Storm wreaks havoc on Bay Area roads and airports
Flooding, power outages and road closures reported across the Bay Area
A wash of heavy rain continued to move across the Bay Area Wednesday morning, snarling roads with closures and creating logistical headaches for travelers making their way out of town for Thanksgiving. And forecasters warn that the wet weather — the first significant storm to hit the region in months — isn’t over yet.
Showers rolled from the North Bay starting around midday Tuesday, soaking virtually all of the Bay Area thanks to a lowpressure cold front from Oregon. While the bulk of the system hit overnight — causing more than an inch of rainfall in places like Venado and Moraga — the weather was expected to continue to impact the region into Wednesday.
“In terms of all the travel plans, the wettest period will be this morning for rainfall and accumulation,” said Ryan Walbrun, meteorologist with the National Weather Service.”
“As for traveling Wednesday afternoon, he added, “it’s not going to be good either way.”
Already, California Highway Patrol has closed Interstate 80 between Truckee and Alta on Tuesday following multiple weather-related collisions, as well as Interstate 5 between Yreka and Redding due to “the extremely large number of vehicles spun out along the interstate,” Caltrans said early Wednesday. CHP also told those planning to drive to Southern California that a portion of Interstate 5 could be closed because of a snow-rain mix projected to hit the area.
Smaller closures snarled city traffic in the Bay Area, too. Part of the main thoroughfare El Camino Real in Burlingame was shut down overnight Tuesday thanks to flooding, along with another major intersection in San Mateo.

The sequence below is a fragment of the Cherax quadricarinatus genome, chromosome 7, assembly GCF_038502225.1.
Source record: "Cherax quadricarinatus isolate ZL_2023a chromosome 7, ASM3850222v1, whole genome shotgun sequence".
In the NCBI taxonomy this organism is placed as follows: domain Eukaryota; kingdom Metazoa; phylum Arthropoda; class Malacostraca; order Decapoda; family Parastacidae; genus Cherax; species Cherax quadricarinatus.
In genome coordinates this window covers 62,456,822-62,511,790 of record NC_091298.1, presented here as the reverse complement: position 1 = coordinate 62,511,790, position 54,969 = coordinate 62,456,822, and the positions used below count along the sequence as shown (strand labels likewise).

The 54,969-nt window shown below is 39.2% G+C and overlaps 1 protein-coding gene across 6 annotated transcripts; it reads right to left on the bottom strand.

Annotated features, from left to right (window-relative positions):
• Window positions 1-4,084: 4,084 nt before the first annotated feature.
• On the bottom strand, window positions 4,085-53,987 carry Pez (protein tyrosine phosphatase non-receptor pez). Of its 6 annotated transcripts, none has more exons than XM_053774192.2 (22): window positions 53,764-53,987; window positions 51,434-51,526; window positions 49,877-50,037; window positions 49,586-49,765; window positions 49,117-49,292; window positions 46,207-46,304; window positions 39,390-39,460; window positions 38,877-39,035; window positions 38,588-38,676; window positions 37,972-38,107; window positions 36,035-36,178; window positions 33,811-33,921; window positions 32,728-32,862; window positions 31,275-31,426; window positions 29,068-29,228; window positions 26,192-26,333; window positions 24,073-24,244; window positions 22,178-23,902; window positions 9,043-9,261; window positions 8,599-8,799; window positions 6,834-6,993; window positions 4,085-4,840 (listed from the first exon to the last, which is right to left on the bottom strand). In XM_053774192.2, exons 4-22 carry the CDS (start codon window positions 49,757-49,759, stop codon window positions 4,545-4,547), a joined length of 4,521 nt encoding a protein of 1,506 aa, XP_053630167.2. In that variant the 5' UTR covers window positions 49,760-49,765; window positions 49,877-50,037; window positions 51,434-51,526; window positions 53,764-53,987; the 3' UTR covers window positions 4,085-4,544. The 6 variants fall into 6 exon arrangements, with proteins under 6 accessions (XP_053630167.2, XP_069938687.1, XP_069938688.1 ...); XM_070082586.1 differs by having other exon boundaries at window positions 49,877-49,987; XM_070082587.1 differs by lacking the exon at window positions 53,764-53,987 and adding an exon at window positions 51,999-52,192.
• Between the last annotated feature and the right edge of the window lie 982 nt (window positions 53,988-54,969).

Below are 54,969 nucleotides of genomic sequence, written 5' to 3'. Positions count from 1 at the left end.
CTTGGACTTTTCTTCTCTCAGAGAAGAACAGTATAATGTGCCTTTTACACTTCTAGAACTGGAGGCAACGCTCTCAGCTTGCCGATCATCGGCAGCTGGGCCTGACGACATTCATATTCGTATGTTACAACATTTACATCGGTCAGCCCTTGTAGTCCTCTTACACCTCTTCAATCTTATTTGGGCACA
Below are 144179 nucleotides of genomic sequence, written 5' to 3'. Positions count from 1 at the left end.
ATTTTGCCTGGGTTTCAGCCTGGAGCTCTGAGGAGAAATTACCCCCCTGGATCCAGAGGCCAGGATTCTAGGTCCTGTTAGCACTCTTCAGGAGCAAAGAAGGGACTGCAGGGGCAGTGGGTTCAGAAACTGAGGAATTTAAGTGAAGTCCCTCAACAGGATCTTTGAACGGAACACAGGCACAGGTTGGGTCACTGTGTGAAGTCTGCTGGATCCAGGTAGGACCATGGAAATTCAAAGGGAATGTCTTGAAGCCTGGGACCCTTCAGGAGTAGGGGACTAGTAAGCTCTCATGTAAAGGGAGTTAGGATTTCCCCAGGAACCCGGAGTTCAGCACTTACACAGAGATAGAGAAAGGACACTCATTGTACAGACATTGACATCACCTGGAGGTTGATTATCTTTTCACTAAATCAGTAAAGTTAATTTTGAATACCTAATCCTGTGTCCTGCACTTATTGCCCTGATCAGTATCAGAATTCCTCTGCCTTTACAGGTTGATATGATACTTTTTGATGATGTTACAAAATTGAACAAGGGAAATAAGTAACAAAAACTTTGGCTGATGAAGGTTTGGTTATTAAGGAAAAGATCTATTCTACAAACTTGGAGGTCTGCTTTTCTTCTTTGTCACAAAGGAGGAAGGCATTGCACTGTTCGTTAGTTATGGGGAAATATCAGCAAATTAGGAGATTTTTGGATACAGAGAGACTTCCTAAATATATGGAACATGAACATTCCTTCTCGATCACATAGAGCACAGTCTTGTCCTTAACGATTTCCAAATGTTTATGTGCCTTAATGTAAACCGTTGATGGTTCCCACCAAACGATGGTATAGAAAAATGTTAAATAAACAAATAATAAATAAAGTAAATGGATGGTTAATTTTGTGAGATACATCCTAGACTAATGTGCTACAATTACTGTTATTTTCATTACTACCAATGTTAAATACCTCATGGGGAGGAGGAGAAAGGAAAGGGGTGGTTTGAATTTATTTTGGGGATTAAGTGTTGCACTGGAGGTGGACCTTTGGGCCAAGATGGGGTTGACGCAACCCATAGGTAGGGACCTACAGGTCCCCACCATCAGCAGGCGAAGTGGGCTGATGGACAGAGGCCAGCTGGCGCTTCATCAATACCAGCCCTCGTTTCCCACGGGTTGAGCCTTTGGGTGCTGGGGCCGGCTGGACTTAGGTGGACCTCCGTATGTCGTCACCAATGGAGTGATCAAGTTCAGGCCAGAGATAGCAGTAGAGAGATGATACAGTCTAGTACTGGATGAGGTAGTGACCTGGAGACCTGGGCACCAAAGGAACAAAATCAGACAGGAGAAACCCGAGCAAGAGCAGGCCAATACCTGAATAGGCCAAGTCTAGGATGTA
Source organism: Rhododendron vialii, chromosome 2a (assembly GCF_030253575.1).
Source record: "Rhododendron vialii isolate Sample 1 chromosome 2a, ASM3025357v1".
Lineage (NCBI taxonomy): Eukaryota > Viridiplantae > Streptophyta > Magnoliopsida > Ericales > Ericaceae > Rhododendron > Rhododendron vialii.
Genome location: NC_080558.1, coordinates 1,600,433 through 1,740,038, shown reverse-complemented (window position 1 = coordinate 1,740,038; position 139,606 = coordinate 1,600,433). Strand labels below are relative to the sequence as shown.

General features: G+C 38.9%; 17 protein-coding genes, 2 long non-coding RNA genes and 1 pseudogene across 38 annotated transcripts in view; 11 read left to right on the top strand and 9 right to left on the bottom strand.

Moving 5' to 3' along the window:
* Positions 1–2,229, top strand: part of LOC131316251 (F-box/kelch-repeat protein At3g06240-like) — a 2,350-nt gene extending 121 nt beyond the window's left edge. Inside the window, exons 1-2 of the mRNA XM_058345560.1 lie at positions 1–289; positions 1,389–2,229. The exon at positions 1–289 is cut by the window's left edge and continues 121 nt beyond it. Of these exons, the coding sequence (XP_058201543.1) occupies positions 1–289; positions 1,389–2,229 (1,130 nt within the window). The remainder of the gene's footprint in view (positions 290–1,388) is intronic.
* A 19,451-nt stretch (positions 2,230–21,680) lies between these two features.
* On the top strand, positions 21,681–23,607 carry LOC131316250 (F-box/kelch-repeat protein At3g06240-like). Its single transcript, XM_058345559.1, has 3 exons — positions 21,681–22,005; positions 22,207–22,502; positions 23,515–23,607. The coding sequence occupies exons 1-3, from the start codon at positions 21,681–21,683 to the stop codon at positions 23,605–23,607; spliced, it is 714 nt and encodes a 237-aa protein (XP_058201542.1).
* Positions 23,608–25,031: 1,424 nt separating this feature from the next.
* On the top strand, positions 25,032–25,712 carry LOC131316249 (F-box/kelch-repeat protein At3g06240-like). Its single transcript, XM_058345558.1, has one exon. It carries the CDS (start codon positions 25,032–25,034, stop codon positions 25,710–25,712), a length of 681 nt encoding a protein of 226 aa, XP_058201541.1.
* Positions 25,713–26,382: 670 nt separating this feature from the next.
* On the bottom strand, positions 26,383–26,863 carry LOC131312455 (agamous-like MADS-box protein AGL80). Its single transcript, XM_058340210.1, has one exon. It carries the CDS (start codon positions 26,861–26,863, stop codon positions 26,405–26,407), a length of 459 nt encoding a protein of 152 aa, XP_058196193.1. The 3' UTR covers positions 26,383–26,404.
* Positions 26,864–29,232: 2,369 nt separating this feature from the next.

Predictably, the rain also caused problems for those flying out of town. By 9 a.m. Wednesday, six flights had been cancelled at San Francisco International Airport and 96 more had been delayed. Three flights were also cancelled by 9 a.m. at Mineta San Jose International Airport. And on Tuesday night, travelers at Oakland International Airport were plunged into darkness for about an hour, in one of several power outages to hit the region as the storm rolled through.
It’s not just the Bay Area facing weather-related woes. In southern Oregon, the low pressure system caused wind gusts up to 106 mph in Cape Blanco, according to NWS, which also issued a blizzard warning for the Cascades and Siskiyou Mountains in the same area. Meanwhile in the Midwest, snow rapidly blanketed parts of Minnesota, throttling flights in and out of Minneapolis and prompting a snow emergency in several cities.
The Bay Area is expected to get a brief respite from the rain — if not the cold — Thursday. Thanksgiving itself is projected to be fairly dry across the region, with temperatures in the low 30s in the morning and crawling up to a high of 51 degrees in San Jose and Oakland by the afternoon.
Snow gathered across the Santa Lucia Range in Monterey County and Chalone Peak near San Benito on Wednesday, while a smattering of snow was also reported on Mount Diablo.
But the rain is expected to return again for the weekend, with another system forecast to move through the Bay, bringing rain “in the order of inches,” according to NWS. That could begin as early as Saturday midday and persist until late Sunday.
“This was a cold, showery system, but the second one will come in from the west and have longer duration with steady rain,” Walbrun said.